# I Lagrange Pendulum Equation of Motion

1. Apr 23, 2017

### Andrew Deleonardis

Hi, I've derived the equation of motion for a regular single pendulum, but do not know how to solve the differential equation.
I have the following:
r2θ''2=mg(cosθ-rsinθ)

2. Apr 23, 2017

### Dr.D

Before you worry too much about a solution, I suggest that you check your derivation. That equation does not appear to be correct. If you want to continue the discussion, please give us a diagram with proper labels.

3. Apr 23, 2017

### mpresic

unless r is dimensionless (probably not) your equation above cannot be correct. You are adding r sin theta to cosine theta for part of the term on the right. In general the right hand term (apparently) contains a mass, but the term on the left involves solely geometric quantities.

In addition, most of these type problems involve a small amplitude assumption. Is this the case here.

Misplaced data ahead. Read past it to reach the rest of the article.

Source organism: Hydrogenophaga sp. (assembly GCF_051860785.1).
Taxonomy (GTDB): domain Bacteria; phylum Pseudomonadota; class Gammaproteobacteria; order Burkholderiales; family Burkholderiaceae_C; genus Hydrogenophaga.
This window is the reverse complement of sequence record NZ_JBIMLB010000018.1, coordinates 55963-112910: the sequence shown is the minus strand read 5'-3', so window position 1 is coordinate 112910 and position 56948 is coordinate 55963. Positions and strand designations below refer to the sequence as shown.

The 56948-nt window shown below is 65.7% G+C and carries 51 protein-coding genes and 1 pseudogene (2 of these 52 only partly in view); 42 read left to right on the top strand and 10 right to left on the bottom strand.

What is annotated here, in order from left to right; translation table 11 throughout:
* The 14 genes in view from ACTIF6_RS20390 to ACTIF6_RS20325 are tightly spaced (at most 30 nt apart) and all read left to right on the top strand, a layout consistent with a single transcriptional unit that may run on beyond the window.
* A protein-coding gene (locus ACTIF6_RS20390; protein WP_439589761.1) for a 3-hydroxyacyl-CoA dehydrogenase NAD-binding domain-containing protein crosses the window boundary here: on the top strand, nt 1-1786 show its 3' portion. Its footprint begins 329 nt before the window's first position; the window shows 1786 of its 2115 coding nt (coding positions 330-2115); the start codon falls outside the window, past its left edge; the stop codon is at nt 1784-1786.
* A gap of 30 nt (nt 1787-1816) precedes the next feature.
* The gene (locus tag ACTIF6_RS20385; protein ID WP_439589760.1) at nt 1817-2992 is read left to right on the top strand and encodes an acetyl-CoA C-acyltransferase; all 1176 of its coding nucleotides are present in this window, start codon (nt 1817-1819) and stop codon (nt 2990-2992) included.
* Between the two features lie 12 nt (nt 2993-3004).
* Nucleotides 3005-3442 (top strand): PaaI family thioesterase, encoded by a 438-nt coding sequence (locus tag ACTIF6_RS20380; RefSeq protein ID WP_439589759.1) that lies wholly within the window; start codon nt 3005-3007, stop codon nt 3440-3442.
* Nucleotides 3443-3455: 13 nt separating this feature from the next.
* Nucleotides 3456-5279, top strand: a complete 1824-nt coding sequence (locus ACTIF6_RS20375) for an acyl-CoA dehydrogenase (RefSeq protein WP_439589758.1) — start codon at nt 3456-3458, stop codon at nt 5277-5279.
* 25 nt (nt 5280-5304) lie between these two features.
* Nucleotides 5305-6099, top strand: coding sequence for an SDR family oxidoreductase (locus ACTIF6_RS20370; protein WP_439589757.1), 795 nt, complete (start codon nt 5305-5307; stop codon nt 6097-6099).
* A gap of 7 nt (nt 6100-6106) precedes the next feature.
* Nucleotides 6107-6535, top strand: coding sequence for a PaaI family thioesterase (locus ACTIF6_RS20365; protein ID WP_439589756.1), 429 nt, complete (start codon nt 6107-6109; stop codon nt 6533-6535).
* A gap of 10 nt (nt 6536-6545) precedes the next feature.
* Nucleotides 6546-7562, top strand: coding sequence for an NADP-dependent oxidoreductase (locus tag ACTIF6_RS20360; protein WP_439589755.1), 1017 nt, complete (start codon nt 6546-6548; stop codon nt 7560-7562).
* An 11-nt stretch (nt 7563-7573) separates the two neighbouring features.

4. Apr 23, 2017

### Dr.D

A small amplitude assumption is not essential. The large amplitude pendulum can be formulated just fine, although it is much more difficult to solve than with the small amplitude assumption.

5. Apr 23, 2017

### Andrew Deleonardis

You're right, I completely messed up. My mistake was a mistake correcting a mistake. I had accidentally noticed that I wasn't supposed to take the derivative of the lagrangian with respect to the r because it was a constant, and mistakenly removed only half of it from my working out, thus the extra cos.

θ''=-g/r*sin(θ)

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6. Apr 24, 2017

### mpresic

Yes, the small angle assumption is not necessary, and the problem is solvable using elliptic integrals. Solving the problem with the small angle assumption is commonly treated at the undergraduate level. Even at the graduate level, the small angle assumption is common, and the problems become more sophisticated because they treat many degrees of freedom (e.g. coupled equations and normal modes).